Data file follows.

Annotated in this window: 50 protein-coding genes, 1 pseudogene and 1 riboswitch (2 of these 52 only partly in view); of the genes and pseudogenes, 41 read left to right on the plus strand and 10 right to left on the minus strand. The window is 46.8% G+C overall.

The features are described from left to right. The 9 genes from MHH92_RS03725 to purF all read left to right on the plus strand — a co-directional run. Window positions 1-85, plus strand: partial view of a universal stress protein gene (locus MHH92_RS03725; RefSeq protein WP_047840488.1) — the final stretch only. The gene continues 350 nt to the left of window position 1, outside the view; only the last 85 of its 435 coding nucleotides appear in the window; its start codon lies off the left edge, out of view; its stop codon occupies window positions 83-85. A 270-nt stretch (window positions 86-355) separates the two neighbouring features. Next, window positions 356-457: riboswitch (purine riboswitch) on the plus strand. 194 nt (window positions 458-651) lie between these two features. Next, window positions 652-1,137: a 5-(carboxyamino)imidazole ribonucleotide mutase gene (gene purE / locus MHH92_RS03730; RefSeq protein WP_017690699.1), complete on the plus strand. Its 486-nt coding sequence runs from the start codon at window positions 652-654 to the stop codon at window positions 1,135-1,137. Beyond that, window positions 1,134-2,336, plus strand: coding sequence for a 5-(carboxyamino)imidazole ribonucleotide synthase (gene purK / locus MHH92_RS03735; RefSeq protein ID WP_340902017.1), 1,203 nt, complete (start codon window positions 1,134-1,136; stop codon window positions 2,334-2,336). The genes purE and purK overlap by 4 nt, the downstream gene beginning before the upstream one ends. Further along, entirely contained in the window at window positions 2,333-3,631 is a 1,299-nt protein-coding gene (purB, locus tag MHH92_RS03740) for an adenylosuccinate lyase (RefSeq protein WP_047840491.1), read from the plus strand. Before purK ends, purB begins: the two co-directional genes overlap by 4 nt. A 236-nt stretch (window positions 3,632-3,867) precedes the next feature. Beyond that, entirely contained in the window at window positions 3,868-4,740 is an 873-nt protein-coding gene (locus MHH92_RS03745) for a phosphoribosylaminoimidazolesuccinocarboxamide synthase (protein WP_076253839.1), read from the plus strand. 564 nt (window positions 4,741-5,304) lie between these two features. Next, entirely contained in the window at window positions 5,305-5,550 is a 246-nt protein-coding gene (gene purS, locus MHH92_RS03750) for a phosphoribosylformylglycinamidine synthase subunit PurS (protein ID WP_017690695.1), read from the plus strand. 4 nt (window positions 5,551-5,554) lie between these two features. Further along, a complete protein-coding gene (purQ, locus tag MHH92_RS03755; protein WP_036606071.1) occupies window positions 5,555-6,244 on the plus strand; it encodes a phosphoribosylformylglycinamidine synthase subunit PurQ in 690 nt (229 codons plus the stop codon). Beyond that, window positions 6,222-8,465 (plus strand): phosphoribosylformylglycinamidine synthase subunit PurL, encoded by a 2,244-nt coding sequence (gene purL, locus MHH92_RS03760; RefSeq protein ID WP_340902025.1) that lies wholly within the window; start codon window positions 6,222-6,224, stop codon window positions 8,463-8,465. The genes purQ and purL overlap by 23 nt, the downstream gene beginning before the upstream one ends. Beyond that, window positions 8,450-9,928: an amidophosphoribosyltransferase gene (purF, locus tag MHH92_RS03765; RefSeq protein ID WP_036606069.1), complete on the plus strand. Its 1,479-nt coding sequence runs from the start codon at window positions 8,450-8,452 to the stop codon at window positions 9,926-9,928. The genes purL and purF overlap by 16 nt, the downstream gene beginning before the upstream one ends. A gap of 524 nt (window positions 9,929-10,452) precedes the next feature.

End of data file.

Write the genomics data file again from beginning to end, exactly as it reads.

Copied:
Annotated in this window: 50 protein-coding genes, 1 pseudogene and 1 riboswitch (2 of these 52 only partly in view); of the genes and pseudogenes, 41 read left to right on the plus strand and 10 right to left on the minus strand. The window is 46.8% G+C overall.

The features are described from left to right. The 9 genes from MHH92_RS03725 to purF all read left to right on the plus strand — a co-directional run. Window positions 1-85, plus strand: partial view of a universal stress protein gene (locus MHH92_RS03725; RefSeq protein WP_047840488.1) — the final stretch only. The gene continues 350 nt to the left of window position 1, outside the view; only the last 85 of its 435 coding nucleotides appear in the window; its start codon lies off the left edge, out of view; its stop codon occupies window positions 83-85. A 270-nt stretch (window positions 86-355) separates the two neighbouring features. Next, window positions 356-457: riboswitch (purine riboswitch) on the plus strand. 194 nt (window positions 458-651) lie between these two features. Next, window positions 652-1,137: a 5-(carboxyamino)imidazole ribonucleotide mutase gene (gene purE / locus MHH92_RS03730; RefSeq protein WP_017690699.1), complete on the plus strand. Its 486-nt coding sequence runs from the start codon at window positions 652-654 to the stop codon at window positions 1,135-1,137. Beyond that, window positions 1,134-2,336, plus strand: coding sequence for a 5-(carboxyamino)imidazole ribonucleotide synthase (gene purK / locus MHH92_RS03735; RefSeq protein ID WP_340902017.1), 1,203 nt, complete (start codon window positions 1,134-1,136; stop codon window positions 2,334-2,336). The genes purE and purK overlap by 4 nt, the downstream gene beginning before the upstream one ends. Further along, entirely contained in the window at window positions 2,333-3,631 is a 1,299-nt protein-coding gene (purB, locus tag MHH92_RS03740) for an adenylosuccinate lyase (RefSeq protein WP_047840491.1), read from the plus strand. Before purK ends, purB begins: the two co-directional genes overlap by 4 nt. A 236-nt stretch (window positions 3,632-3,867) precedes the next feature. Beyond that, entirely contained in the window at window positions 3,868-4,740 is an 873-nt protein-coding gene (locus MHH92_RS03745) for a phosphoribosylaminoimidazolesuccinocarboxamide synthase (protein WP_076253839.1), read from the plus strand. 564 nt (window positions 4,741-5,304) lie between these two features. Next, entirely contained in the window at window positions 5,305-5,550 is a 246-nt protein-coding gene (gene purS, locus MHH92_RS03750) for a phosphoribosylformylglycinamidine synthase subunit PurS (protein ID WP_017690695.1), read from the plus strand. 4 nt (window positions 5,551-5,554) lie between these two features. Further along, a complete protein-coding gene (purQ, locus tag MHH92_RS03755; protein WP_036606071.1) occupies window positions 5,555-6,244 on the plus strand; it encodes a phosphoribosylformylglycinamidine synthase subunit PurQ in 690 nt (229 codons plus the stop codon). Beyond that, window positions 6,222-8,465 (plus strand): phosphoribosylformylglycinamidine synthase subunit PurL, encoded by a 2,244-nt coding sequence (gene purL, locus MHH92_RS03760; RefSeq protein ID WP_340902025.1) that lies wholly within the window; start codon window positions 6,222-6,224, stop codon window positions 8,463-8,465. The genes purQ and purL overlap by 23 nt, the downstream gene beginning before the upstream one ends. Beyond that, window positions 8,450-9,928: an amidophosphoribosyltransferase gene (purF, locus tag MHH92_RS03765; RefSeq protein ID WP_036606069.1), complete on the plus strand. Its 1,479-nt coding sequence runs from the start codon at window positions 8,450-8,452 to the stop codon at window positions 9,926-9,928. The genes purL and purF overlap by 16 nt, the downstream gene beginning before the upstream one ends. A gap of 524 nt (window positions 9,929-10,452) precedes the next feature.